Every day, seafarers face dangerous and challenging conditions. Your crew has to handle everything from operating heavy machinery in rough seas to navigating through geopolitical hot spots.
Safety remains a top concern across the maritime industry, and for good reason. From 2014-2019, the European Maritime Safety Agency recorded over 23,000 incidents resulting in 3,239 marine casualties. In addition, AGCS reports 876 total ship losses from 2011-2020, with foundered (54%), wrecked/stranded (20%), and fire/explosion (11%) the top three causes of total losses over the past decade.
That’s why building a safety culture for your maritime organization is so important. It’s one thing to understand that safety is a priority, and another to put it into action.
What is Safety Culture?
Safety culture starts with putting safety at the core of everything you do and every decision you make. This is reflected in the rituals an organization uses, such as the presence of a maritime safety committee, debriefings after incidents or accidents, and training.
Elements of a strong safety culture include:
- Empowering employees to be prepared and aware of hazards, accidents, and what to do in an emergency
- Active communication between management and crew about status, practices, and accident prevention
- Consistent evaluation of safety performance as a key success metric
Safety culture goes beyond compliance and safety certifications but is instead a set of practices that prioritize people over profit.
How Technology Enhances Maritime Safety Culture
While safety culture comes down to your people, your teams can use technology to make their job safer and more secure. Here are three ways that technology can make it easier for you to build a safety culture throughout your maritime organization:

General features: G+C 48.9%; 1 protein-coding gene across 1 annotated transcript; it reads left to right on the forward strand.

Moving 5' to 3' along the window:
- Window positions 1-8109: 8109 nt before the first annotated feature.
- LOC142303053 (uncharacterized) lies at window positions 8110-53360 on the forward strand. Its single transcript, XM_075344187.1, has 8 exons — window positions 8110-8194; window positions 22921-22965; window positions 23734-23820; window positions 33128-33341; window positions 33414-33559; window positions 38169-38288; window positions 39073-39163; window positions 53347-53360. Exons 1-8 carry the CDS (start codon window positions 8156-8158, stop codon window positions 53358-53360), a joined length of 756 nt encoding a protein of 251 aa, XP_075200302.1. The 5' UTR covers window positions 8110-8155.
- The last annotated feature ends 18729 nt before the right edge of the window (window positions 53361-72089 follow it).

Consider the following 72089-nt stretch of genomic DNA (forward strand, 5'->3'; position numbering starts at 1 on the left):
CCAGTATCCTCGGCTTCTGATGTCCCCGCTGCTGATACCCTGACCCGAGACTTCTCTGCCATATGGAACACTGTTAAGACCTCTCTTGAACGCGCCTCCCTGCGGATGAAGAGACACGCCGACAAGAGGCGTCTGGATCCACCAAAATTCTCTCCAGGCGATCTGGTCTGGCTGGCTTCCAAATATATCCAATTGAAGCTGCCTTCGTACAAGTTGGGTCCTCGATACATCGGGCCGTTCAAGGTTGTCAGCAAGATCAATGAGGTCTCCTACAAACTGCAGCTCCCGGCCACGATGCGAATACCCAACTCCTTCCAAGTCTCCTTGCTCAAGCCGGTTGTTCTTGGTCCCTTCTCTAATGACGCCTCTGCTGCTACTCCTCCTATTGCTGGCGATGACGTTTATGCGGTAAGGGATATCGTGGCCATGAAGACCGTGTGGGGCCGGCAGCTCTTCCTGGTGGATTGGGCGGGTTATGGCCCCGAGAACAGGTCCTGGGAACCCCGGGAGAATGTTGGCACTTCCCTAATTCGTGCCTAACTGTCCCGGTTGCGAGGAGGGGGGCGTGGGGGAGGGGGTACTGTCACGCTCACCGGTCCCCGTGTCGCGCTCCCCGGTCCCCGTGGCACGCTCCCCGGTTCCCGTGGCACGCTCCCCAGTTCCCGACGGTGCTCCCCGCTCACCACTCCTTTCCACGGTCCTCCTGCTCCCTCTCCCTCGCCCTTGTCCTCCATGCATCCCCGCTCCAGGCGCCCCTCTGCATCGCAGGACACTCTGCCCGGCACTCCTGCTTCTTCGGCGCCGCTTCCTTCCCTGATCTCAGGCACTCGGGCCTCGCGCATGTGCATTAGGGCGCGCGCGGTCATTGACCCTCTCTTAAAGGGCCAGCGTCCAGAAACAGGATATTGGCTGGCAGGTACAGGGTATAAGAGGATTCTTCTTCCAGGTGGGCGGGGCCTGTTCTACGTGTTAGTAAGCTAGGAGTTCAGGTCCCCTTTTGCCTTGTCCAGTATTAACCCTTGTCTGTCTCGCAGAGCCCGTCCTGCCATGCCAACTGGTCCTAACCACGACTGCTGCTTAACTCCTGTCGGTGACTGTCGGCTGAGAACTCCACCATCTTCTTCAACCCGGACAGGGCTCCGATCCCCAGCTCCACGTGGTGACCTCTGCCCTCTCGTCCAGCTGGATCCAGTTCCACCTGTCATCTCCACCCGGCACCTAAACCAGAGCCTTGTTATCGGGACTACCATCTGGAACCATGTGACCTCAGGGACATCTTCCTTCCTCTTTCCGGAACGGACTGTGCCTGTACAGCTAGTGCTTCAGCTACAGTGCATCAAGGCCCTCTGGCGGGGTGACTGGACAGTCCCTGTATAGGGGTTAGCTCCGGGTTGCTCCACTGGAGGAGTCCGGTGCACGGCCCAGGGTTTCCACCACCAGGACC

- Reduce Human Error
A common statistic in the maritime industry is that human error causes 96% of at-sea incidents.
Mistakes can and will happen. Humans are unpredictable, after all. But human error is often less the result of an individual’s mistake and more an issue of cascading systemic failure.
The way the workplace is set up, how work is designed, whether equipment is maintained, and other control measures put in place through processes and protocols matter. For example, turning the lights on the bridge during the night shift is a safety hazard that reduces watch visibility — yet it’s a common error.
It’s exactly these seemingly minor occurrences that undermine building a culture of safety and put your crew at risk. That’s why at ShipIn, we’ve built contextual, AI-driven alerts for your team that can flag these kinds of safety hazards in real-time, both onboard and ashore, so you can have greater visibility into your onboard operations across your fleet and keep your team, cargo, and equipment safe.
- Build Trust Between Ship and Shore
Part of building a culture of safety is routine monitoring of best practices and everyday habits — best done through observation of the crew. That’s why it’s common to send out superintendents and managers to “ride-along” with your fleet. But they’re only one person, and can only be on one vessel at a given time, usually no more than twice a year at best.
Technology can’t necessarily replace those visits, as they’re essential to a well-functioning fleet. But it can fill in the gaps between those visits and increase the overall rate of communication between superintendents and crew for additional guidance.